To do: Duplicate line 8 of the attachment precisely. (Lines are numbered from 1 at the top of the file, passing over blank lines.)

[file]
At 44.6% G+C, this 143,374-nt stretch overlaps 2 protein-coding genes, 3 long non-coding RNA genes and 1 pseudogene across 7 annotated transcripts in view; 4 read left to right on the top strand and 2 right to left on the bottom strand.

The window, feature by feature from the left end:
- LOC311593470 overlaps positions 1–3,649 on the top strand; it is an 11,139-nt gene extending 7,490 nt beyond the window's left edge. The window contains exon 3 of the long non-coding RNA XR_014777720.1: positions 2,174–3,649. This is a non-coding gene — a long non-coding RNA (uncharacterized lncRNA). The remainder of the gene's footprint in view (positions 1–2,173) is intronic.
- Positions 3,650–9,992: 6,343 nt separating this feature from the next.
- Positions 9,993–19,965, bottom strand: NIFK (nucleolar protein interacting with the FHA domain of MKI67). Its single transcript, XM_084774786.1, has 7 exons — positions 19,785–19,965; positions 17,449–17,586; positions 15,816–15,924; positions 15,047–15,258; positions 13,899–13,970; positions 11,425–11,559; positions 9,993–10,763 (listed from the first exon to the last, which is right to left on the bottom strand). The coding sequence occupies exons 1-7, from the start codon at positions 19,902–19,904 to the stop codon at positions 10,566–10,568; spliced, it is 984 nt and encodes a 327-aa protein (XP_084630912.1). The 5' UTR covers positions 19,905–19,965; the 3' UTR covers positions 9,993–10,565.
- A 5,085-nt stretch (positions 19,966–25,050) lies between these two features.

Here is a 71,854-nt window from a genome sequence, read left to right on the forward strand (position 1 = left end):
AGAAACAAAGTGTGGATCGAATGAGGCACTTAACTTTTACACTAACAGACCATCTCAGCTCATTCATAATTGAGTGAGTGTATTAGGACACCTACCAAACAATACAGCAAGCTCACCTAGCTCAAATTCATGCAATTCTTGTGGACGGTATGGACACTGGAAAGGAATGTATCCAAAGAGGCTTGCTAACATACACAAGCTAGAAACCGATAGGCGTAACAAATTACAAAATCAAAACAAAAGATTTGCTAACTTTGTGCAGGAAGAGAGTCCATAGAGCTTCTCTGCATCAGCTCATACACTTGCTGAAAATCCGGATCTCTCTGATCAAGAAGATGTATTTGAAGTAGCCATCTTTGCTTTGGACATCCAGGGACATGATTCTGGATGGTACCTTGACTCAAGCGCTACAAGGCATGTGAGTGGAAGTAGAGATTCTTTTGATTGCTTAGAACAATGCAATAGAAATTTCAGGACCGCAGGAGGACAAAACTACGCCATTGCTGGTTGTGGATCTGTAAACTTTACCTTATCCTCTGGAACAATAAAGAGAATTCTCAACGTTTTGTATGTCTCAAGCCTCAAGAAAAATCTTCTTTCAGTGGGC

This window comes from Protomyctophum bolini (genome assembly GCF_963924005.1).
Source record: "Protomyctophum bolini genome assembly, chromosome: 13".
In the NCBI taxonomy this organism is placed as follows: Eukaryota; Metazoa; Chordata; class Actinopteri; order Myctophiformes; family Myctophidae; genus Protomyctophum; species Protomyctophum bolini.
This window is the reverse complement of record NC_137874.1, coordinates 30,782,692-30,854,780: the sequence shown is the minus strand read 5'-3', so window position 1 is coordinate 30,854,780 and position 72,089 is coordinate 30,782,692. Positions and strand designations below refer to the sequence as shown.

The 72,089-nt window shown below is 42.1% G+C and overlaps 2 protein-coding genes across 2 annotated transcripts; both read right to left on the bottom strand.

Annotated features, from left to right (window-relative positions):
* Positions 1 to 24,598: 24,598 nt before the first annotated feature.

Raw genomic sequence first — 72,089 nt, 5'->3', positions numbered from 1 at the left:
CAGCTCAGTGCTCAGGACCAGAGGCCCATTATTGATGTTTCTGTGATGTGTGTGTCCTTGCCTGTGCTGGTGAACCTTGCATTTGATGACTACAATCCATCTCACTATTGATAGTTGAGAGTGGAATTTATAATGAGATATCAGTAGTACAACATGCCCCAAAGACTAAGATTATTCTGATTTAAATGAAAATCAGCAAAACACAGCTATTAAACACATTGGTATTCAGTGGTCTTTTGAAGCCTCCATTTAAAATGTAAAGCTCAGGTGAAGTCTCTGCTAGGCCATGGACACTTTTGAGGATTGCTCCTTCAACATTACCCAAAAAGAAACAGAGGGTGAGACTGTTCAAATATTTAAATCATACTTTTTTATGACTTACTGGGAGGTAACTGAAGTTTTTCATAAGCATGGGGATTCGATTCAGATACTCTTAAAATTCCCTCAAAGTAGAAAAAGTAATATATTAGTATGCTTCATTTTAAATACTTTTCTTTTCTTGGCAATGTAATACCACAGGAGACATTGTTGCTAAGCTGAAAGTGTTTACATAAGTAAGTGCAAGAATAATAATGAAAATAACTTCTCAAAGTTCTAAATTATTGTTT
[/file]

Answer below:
AGAAACAAAGTGTGGATCGAATGAGGCACTTAACTTTTACACTAACAGACCATCTCAGCTCATTCATAATTGAGTGAGTGTATTAGGACACCTACCAAACAATACAGCAAGCTCACCTAGCTCAAATTCATGCAATTCTTGTGGACGGTATGGACACTGGAAAGGAATGTATCCAAAGAGGCTTGCTAACATACACAAGCTAGAAACCGATAGGCGTAACAAATTACAAAATCAAAACAAAAGATTTGCTAACTTTGTGCAGGAAGAGAGTCCATAGAGCTTCTCTGCATCAGCTCATACACTTGCTGAAAATCCGGATCTCTCTGATCAAGAAGATGTATTTGAAGTAGCCATCTTTGCTTTGGACATCCAGGGACATGATTCTGGATGGTACCTTGACTCAAGCGCTACAAGGCATGTGAGTGGAAGTAGAGATTCTTTTGATTGCTTAGAACAATGCAATAGAAATTTCAGGACCGCAGGAGGACAAAACTACGCCATTGCTGGTTGTGGATCTGTAAACTTTACCTTATCCTCTGGAACAATAAAGAGAATTCTCAACGTTTTGTATGTCTCAAGCCTCAAGAAAAATCTTCTTTCAGTGGGC